One report said those involved were from the United States, South Korea, Egypt, Sudan and Iraq. “It is puzzling that certain small groups with a few hundred members and which are foreign to Christians in Jordan and to the history of Muslim-Christian relations, permit themselves to speak in the name of Christians and act as protectors of Christianity as if it were in danger,” it quoted the Council of Churches, the highest Christian body in Jordan, as saying. AsiaNews says: “According to the Saudi newspaper Al-Watan, the group of eight missionaries was distributing Christian material among the Bedouins to the north and east of the capital Amman.”

Q&A: Karen Armstrong on Pakistan, Islam and secularisation

Karen Armstrong at an interview with Reuters in Islamabad, 3 Feb. 2008/Mian KursheedKaren Armstrong, the best-selling British writer and lecturer on religion, has given a long interview to Reuters in Islamabad after addressing a conference in the Pakistani capital. A former Catholic nun who now describes herself as a “freelance monotheist,” she has written 21 books on the main world religions, religious fundamentalism in these faiths and religious leaders such as Mohammad and Buddha. Her latest book is The Bible: A Biography. The short version of what she said is in the Reuters story linked here. We don’t publish the Q&A text of our interviews on our news wire, but we can do it here on the blog.

Q:You were last in Pakistan in 2006. What brought you back this time?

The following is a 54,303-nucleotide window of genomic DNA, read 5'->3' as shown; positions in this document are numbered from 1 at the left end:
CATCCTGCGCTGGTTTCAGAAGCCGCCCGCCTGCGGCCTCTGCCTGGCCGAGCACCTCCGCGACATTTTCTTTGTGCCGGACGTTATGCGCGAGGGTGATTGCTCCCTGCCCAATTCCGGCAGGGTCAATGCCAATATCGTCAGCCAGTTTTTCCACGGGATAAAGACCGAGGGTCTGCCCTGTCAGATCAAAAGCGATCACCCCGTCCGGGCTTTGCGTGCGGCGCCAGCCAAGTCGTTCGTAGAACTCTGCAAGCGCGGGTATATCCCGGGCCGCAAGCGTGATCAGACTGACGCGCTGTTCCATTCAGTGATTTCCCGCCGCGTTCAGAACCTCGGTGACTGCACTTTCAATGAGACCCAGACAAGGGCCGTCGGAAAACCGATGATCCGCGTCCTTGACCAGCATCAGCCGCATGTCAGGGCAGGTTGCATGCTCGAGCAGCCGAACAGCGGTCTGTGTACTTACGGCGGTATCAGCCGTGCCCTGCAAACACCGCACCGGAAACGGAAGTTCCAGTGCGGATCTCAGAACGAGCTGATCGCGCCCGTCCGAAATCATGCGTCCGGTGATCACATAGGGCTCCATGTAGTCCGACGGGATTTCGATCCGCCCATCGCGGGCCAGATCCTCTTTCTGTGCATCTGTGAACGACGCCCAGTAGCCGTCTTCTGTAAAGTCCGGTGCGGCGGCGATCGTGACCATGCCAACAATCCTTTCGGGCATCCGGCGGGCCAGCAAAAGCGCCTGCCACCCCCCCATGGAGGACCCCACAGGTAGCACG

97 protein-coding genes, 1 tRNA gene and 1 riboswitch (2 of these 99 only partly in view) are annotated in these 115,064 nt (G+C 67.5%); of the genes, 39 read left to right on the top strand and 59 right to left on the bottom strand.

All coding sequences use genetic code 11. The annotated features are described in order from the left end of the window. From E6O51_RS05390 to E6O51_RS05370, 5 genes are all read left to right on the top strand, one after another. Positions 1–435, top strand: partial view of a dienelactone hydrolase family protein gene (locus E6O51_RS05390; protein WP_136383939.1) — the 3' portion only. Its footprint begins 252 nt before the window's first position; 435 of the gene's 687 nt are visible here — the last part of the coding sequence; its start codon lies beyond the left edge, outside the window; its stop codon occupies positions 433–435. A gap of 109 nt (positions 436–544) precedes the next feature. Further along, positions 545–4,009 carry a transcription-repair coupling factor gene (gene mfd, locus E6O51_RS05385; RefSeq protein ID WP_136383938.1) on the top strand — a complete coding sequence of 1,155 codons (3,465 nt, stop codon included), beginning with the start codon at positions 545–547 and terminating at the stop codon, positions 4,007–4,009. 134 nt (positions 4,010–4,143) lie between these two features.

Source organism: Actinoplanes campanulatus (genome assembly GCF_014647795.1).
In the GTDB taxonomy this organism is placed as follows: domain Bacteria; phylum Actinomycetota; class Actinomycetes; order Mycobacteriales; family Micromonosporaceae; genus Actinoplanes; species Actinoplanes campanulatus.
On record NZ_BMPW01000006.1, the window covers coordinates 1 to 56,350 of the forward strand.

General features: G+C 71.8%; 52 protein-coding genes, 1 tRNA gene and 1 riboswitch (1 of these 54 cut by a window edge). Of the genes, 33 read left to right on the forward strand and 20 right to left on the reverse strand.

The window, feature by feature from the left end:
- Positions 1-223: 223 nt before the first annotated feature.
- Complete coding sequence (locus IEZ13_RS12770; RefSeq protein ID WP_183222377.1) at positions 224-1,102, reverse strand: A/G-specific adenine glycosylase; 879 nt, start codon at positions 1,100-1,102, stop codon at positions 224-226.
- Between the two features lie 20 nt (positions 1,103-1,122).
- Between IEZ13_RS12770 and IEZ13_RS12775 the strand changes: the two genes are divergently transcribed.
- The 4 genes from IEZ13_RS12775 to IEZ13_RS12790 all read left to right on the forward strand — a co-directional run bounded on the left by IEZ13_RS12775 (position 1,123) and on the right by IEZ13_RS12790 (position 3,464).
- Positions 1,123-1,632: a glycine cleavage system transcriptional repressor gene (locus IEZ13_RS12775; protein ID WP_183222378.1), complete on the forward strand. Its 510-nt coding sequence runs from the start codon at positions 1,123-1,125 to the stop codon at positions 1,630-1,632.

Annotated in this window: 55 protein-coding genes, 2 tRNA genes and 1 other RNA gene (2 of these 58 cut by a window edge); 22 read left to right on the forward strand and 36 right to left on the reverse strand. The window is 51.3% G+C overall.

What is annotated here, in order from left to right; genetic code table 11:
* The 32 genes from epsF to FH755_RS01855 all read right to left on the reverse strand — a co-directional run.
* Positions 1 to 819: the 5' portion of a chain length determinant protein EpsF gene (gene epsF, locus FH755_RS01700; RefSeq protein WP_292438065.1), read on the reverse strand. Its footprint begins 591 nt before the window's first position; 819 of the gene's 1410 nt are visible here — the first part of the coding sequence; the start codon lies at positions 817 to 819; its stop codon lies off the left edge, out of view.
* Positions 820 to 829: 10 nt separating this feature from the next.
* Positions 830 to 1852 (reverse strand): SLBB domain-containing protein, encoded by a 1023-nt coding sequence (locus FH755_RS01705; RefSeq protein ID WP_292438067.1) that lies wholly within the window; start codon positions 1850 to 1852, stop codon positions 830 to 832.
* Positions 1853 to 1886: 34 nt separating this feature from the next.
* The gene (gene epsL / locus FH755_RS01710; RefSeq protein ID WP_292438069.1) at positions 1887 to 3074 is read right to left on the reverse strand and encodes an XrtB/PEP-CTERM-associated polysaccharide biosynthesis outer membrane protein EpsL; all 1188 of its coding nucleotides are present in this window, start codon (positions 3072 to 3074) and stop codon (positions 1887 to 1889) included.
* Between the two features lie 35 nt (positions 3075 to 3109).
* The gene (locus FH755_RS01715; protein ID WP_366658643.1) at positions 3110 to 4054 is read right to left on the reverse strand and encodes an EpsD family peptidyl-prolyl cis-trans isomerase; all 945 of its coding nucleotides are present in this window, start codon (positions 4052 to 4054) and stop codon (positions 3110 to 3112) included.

A: There is a really poignant hunger here, as well as in other parts of the Muslim world, to hear a friendly Western voice speaking appreciatively of Islam. It is a sad thing for me that this should be such an unusual event, but given the precarious state of relationships between so-called Islam and the West it seems something that is important to do.

Q: Pakistan seems to be a crucial place for the future of Islam at the moment. How do you see the impact of events in Pakistan in terms of developments in Islam as a whole?

Did Egypt torpedo a Muslim-Jewish meeting in Rome?

Rome’s chief rabbi Di Segni (C) visits capital’s main mosque, 13 March 2006/Chris HelgrenIt would have been a first. The imam of Rome’s mosque was due to visit the city’s synagogue on Wednesday, but unexpectedly called off the meeting on Tuesday, citing unspecified logistical problems. Rabbi Riccardo Di Segni visited the mosque in 2006, so Imam Ala Eldin al Ghobashy would have been returning the compliment. It would have been an important symbolic step forward for inter-religious dialogue, right in the Vatican’s backyard.

Di Segni told journalists there had been “alarming signals from Egypt” indicating opposition to the visit among Islamic scholars there because of Israel’s recent blockade of the Gaza Strip. Italian newspapers said the signals came from al-Azhar University in Cairo, the leading centre of Sunni Islamic learning. Muslim leaders in Rome denied any intervention from abroad and blamed the delay on “excessive interest in the visit”.

Di Segni has said he hopes logistical problems were “the only motives that determined what we hope is a temporary delay”. We reported the reason given by Abdellah Redouane, secretary general of the Islamic Cultural Centre attached to the mosque, because that’s how he explained the decision. We’re trying to find out more, but this kind of story is notoriously difficult to nail down.